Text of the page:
A multimillionaire trial lawyer, Edwards, 49, emphasized his roots as the son of a textile worker and said he wants to win the White House to be "a champion for regular people."
A product of public schools, John became the first person in his family to attend college. He worked his way through North Carolina State University where he graduated with high honors in 1974, and then earned a law degree with honors in 1977 from the University of North Carolina at Chapel Hill. For the next 20 years, John dedicated his career to representing families and children hurt by the negligence of others.
Edwards, married and the father of four (his oldest, son Wade, died at 16 in a 1996 traffic accident), does stand out in at least one way among the presidential contenders: His clean looks earned him People magazine's nomination as "Sexiest Politician" in 2001.
Taxes & Spending:
Based on ratings from taxpayer advocacy groups such
as National Taxpayers Union and Americans for Tax Reform, this candidate shares
very little of their views. According to the Concord Coalition, he is in the
center on balanced budget issue. He opposes eliminating estate taxes.
Social Services Funding: His views regarding "faith-based initiatives" are not known.
Welfare: The Children's Defense Fund, an organization concerned how poverty and
welfare cuts effect children and families, recently gave him a score of 91%. BIPAC, the Business-Industry Political Action Committee gave him a score of
Security & Terrorism: Voted "yes" on HR 3162, Uniting and Strengthening America by Providing Appropriate Tools Required to Intercept and Obstruct Terrorism (USA PATRIOT) Act of 2001. Later said he has heard anecdotal stories about misuse of the (PATRIOT) act. But he added that there’s a need for more concrete evidence about what’s actually happening.
The Christian Science Monitor reported that Edwards looks to be taking on post-9/11 restrictions on civil liberties as an issue. Edwards was concerned by a machine being tested at Orlando International Airport in Florida that civil liberties groups have called a "virtual strip search." The machine uses low-level X-rays to conduct a full-body scan of a passenger. According to news reports, the machine can detect plastic knives hidden under clothing, but it also can clearly see the outline of a passenger's body.
Voted "yes" on the "Visa Entry Reform Act of 2001", a bill to strengthen counter-terrorism efforts by imposing restrictions on student visas and among other things, it creates a centralized 'lookout' database.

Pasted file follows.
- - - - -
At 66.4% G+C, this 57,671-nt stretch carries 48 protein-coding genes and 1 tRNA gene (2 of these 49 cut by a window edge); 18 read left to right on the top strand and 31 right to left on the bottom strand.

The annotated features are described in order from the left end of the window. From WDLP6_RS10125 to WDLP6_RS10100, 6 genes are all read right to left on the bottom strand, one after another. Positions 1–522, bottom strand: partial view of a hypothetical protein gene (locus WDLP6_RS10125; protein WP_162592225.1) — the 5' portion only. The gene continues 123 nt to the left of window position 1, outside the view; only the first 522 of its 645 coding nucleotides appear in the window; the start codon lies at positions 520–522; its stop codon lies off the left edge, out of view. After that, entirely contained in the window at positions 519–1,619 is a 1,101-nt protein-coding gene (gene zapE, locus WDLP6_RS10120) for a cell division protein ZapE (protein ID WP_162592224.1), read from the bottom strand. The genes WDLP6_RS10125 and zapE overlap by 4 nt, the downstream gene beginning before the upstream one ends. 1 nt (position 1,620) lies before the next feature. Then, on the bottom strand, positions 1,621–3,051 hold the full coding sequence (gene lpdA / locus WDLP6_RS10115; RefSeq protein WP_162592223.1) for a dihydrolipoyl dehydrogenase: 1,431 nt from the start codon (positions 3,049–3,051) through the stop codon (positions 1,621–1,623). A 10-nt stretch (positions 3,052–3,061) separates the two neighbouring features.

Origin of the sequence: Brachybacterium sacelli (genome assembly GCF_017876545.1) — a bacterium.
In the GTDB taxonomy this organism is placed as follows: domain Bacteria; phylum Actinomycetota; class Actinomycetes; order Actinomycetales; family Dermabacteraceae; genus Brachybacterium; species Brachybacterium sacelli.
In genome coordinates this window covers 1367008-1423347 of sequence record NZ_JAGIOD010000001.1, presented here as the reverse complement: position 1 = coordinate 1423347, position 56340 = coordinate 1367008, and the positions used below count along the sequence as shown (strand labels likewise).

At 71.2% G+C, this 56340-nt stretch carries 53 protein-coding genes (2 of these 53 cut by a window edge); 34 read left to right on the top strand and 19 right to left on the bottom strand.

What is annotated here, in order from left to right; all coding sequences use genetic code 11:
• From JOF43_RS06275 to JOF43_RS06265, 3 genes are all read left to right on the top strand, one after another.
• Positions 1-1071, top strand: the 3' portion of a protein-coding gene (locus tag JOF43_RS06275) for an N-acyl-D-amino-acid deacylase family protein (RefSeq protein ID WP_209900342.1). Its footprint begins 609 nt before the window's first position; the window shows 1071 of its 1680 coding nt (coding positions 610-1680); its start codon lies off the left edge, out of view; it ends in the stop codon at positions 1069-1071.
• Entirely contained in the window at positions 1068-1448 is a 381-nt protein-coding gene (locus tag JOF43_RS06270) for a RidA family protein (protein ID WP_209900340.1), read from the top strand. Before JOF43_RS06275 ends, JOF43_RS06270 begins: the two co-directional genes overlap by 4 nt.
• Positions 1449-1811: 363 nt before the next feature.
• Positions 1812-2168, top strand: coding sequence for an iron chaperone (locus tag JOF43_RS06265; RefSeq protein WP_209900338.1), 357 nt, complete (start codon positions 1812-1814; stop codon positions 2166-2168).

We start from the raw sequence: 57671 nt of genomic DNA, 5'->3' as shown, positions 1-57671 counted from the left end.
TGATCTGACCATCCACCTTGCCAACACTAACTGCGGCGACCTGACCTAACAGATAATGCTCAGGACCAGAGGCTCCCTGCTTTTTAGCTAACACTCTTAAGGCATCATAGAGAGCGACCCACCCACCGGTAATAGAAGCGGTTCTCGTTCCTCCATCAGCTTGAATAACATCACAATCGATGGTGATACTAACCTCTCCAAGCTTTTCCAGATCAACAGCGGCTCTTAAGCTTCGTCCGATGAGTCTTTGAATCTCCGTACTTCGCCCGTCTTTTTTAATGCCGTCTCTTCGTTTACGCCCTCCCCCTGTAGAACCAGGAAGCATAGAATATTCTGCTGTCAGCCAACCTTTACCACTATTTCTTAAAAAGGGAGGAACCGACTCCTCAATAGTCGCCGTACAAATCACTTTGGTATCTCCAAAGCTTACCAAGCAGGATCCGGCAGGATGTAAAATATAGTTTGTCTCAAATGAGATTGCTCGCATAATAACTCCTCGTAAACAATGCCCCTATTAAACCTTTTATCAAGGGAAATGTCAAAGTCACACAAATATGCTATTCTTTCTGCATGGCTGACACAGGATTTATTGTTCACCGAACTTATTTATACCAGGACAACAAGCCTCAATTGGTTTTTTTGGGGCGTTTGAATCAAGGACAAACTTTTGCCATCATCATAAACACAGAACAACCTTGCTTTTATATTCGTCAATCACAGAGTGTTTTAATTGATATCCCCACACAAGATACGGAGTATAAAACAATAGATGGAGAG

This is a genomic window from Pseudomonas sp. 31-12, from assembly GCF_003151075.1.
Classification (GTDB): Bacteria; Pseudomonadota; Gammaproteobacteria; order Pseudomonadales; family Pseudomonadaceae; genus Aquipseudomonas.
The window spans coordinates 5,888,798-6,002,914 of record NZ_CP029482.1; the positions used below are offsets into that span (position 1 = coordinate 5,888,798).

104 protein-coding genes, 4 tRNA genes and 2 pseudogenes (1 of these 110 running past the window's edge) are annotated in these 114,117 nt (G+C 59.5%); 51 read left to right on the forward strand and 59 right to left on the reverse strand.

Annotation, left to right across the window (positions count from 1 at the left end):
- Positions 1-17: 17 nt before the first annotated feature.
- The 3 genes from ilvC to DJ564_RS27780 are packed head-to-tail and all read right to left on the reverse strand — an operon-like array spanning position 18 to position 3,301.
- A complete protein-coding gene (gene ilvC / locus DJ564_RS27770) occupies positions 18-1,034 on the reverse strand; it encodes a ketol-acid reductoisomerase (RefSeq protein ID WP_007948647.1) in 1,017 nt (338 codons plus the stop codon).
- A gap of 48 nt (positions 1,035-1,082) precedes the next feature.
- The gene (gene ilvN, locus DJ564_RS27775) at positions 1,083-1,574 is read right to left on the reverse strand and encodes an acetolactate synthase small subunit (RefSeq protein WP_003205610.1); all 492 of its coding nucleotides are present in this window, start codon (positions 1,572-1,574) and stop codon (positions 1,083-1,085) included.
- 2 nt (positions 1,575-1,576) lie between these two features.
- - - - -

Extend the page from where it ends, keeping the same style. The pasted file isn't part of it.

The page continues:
In a questioning Attorney General John Ashcroft regarding military tribunals, Edwards asked, "Do you believe that there needs to be a process that allows some appeal that looks at the fundamental question of how the trial was conducted -- whether evidence was properly considered by the court, and whether, in fact, there's evidence that was not considered by the court that would have shown this person, in fact, did not do it, did not commit this crime?"
After Ashcroft replied the process was adequate, Edwards then asked, "But the President and the Secretary of Defense are the people who decided the prosecution should be brought in the first case. Do you believe there needs to be an objective third party that looks at the trial, looks at the conviction, looks at the imposition of the death penalty"
Foreign Affairs: Voted "yes" on H.J.RES.114, Authorization for the Use of Military Force Against Iraq
Voted to pass a joint resolution that would authorize the use of force against Iraq. The administration would be required to report to Congress that diplomatic options have been exhausted before, or within 48 hours after military action has started. Every 60 days the president would also be required to submit a progress report to Congress
Education: "The president continues to tout private school vouchers. I oppose them because they divert resources and energy from reform and divert students into the only schools that don't have to meet high standards." Voted "yes" on S1: Better Education for Students and Teachers (BEST) Act, an amendment that would increase funding to local educational agencies under Title 1 of the Elementary and Secondary Education Act of 1965 [ESEA] to $132 billion over 10 years.
First, the national government needs to make good teaching a national priority. We should say to the smartest young people in America: if you make a five-year commitment to teach in a place or a subject where top-flight teachers are in short supply, then we will pay for your college education.
National Educational Association give Edwards 100% rating for his efforts to improve our schools.
Healthcare: "The Senate overwhelmingly approved the patient's bill of rights, strong and far-reaching patient protection legislation that I wrote with Senator John McCain."
Announced that he will soon unveil a universal healthcare program.
Expected to support legalized human cloning for experiments by conservative analysist at the publication "HUMAN EVENTS".
Social Security: Opposes privatization. Voted "no" on HR 1259: Social Security and Medicare Safe Deposit Box Act of 1999.
Illicit Drugs: Voted "no" on S 625, a bill to increase penalties on certain drug-related crimes.
Trade: "Here's what I would do as president. I would make sure in our trade agreements that we had real environmental protections, real labor protections, prohibitions against child labor and forced labor, so that we give our workers a better chance to compete."
Ex-felons' Voting Rights: Voted "no" on this issue.
Gun Policy: Edwards received no evaluation from from the NRA, and a 67% from The Coalition to Stop Gun Violence
Abortion Policy: Edwards received a 100% score from Planned
Parenthood and 0% from the National Right to Life
Environmental Policy: Edwards received 88% from the
League of Conservation Voters.
Minority Issues: Edwards received 95% from the NAACP.
Civil Liberties: Edwards received 50% from The American
Civil Liberties Union.